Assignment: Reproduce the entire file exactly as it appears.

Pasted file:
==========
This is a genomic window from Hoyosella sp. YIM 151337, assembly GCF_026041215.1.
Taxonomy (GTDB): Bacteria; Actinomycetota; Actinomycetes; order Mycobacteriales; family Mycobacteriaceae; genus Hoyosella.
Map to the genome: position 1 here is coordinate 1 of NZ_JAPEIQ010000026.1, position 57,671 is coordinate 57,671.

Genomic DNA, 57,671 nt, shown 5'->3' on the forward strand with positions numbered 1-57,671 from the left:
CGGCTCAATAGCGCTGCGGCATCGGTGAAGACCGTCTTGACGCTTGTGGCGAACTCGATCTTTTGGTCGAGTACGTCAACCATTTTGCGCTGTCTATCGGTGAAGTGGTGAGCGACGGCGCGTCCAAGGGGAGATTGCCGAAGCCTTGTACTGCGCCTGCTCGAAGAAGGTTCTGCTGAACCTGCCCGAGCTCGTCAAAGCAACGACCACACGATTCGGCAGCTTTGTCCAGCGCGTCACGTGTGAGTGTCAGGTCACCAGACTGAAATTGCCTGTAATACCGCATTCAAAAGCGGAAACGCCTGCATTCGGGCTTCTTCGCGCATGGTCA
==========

This is a genomic window from Hoyosella sp. YIM 151337, assembly GCF_026041215.1.
Taxonomy (GTDB): Bacteria; Actinomycetota; Actinomycetes; order Mycobacteriales; family Mycobacteriaceae; genus Hoyosella.
Map to the genome: position 1 here is coordinate 1 of NZ_JAPEIQ010000026.1, position 57,671 is coordinate 57,671.

Genomic DNA, 57,671 nt, shown 5'->3' on the forward strand with positions numbered 1-57,671 from the left:
CGGCTCAATAGCGCTGCGGCATCGGTGAAGACCGTCTTGACGCTTGTGGCGAACTCGATCTTTTGGTCGAGTACGTCAACCATTTTGCGCTGTCTATCGGTGAAGTGGTGAGCGACGGCGCGTCCAAGGGGAGATTGCCGAAGCCTTGTACTGCGCCTGCTCGAAGAAGGTTCTGCTGAACCTGCCCGAGCTCGTCAAAGCAACGACCACACGATTCGGCAGCTTTGTCCAGCGCGTCACGTGTGAGTGTCAGGTCACCAGACTGAAATTGCCTGTAATACCGCATTCAAAAGCGGAAACGCCTGCATTCGGGCTTCTTCGCGCATGGTCA